This week we’ve launched our first data center course, offered through Datacenter Dynamics. Jon Koomey is the instructor, and we’re all really excited to have him teaching. I asked Jon to talk about his inspiration for the course. Here’s what he said:
My name is Jonathan Koomey, and I’ve been studying data centers for about 15 years.
In the twenty first century, all businesses are information technology (IT) businesses, but most enterprise IT is detached from the business it’s supposed to serve. In all but a few exemplary companies, it’s impossible to assess the benefits and costs of a new IT project. Even worse, enterprise IT is usually deployed in ways that slow innovation and miss opportunities for increasing revenue. In addition, enterprise IT is horribly inefficient, with 10 to 30% of servers in the data center using electricity but delivering no useful computing services, and utilization of servers often being less than 10%.
I’m developing an online class in collaboration with HeatSpring and Data Center Dynamics to teach executives how to fix these problems. It’s called “Data Center Essentials for Executives“, and it builds on my long experience in studying the data center industry. The course grew out of the realization that the most critical problems in data center operations (like having separate budgets for the IT and facilities departments, or slow IT deployments inhibiting innovation) are issues that only management can fix.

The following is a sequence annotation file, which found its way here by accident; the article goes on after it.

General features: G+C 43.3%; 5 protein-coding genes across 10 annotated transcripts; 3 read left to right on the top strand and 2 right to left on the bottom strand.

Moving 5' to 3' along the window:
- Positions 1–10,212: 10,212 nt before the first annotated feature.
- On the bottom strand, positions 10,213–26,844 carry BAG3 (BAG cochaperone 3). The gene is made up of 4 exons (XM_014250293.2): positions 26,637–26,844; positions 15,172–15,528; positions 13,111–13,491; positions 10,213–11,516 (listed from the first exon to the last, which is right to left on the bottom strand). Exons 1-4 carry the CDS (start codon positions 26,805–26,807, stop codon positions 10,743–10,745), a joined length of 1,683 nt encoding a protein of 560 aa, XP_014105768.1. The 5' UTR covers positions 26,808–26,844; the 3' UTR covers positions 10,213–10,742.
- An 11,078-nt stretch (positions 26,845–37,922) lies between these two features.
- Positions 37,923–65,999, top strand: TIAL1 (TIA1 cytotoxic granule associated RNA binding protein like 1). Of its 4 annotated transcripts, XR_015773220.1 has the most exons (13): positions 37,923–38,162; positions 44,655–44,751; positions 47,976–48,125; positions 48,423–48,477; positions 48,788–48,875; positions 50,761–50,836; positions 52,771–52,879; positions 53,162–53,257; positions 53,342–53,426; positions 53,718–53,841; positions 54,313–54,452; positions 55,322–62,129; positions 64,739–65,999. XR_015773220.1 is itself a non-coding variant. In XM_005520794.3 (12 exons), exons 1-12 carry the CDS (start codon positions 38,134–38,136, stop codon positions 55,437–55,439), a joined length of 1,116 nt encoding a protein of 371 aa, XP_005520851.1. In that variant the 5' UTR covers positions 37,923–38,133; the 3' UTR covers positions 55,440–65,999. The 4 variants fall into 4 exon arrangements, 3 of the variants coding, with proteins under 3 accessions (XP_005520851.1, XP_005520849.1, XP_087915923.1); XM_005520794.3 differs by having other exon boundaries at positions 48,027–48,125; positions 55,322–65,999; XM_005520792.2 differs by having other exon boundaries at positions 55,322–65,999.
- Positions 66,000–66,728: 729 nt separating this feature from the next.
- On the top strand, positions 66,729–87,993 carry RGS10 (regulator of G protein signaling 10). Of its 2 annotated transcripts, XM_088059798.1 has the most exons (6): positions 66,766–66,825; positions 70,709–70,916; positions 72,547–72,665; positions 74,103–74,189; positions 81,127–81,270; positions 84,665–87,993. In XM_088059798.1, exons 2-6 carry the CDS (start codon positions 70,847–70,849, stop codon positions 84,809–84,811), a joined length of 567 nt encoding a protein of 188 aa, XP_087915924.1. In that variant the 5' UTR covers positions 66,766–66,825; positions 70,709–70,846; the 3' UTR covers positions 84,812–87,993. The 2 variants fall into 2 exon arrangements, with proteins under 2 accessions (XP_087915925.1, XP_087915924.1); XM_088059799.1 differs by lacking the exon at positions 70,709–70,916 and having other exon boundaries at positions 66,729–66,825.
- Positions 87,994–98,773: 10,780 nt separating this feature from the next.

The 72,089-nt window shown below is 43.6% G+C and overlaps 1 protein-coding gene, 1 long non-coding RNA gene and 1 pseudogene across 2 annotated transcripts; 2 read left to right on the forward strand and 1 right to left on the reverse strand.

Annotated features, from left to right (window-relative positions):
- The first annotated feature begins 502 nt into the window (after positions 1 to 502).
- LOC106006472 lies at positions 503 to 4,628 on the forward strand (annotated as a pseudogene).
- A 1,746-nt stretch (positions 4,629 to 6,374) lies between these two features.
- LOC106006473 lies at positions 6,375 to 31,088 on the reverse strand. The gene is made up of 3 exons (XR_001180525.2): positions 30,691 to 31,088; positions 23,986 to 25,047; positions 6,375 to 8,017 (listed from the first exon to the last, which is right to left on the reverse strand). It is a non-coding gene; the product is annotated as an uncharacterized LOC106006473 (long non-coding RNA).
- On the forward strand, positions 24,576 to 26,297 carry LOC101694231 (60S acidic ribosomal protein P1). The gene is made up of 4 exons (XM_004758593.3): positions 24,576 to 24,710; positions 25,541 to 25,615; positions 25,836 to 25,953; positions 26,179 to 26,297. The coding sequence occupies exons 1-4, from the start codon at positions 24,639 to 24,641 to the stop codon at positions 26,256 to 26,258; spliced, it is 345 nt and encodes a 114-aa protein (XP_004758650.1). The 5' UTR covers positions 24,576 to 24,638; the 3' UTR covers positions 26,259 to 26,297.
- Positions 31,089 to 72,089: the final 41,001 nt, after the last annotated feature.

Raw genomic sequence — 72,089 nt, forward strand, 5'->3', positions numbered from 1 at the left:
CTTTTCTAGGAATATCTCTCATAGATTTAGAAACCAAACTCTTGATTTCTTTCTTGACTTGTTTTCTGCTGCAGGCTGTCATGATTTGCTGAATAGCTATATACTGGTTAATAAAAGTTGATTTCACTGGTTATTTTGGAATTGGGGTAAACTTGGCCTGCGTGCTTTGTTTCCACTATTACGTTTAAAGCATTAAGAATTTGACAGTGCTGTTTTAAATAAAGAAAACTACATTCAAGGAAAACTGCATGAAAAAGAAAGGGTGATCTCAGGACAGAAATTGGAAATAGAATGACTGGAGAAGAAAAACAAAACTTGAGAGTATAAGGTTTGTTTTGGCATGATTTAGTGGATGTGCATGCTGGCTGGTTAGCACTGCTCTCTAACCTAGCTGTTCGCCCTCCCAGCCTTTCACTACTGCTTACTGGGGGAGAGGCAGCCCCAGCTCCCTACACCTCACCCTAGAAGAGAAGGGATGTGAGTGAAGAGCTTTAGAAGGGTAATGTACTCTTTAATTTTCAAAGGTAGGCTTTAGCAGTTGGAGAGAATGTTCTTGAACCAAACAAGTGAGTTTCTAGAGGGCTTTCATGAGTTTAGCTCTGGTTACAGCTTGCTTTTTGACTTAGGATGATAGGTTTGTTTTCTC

This class will be targeted to managers who want to transform the way their company uses IT, with the goal of turning data center operations from a cost center to a cost-reducing profit center. The ideal participant would work for a high level executive (or be such an executive) and be empowered to redesign how IT services are delivered inside the enterprise.
I hope you and your colleagues will consider signing up for the class, which will be eye opening for those who haven’t focused much on IT before. The biggest business story of the early 21st century is better integrating IT with legacy businesses, and if your company doesn’t take up that challenge, your competitors will get their first (and that story won’t have a happy ending).
The class will be held online from November 10 through December 12, 2014. I look forward to “seeing” you there.
Research Fellow, Steyer-Taylor Center for Energy Policy and Finance, Stanford University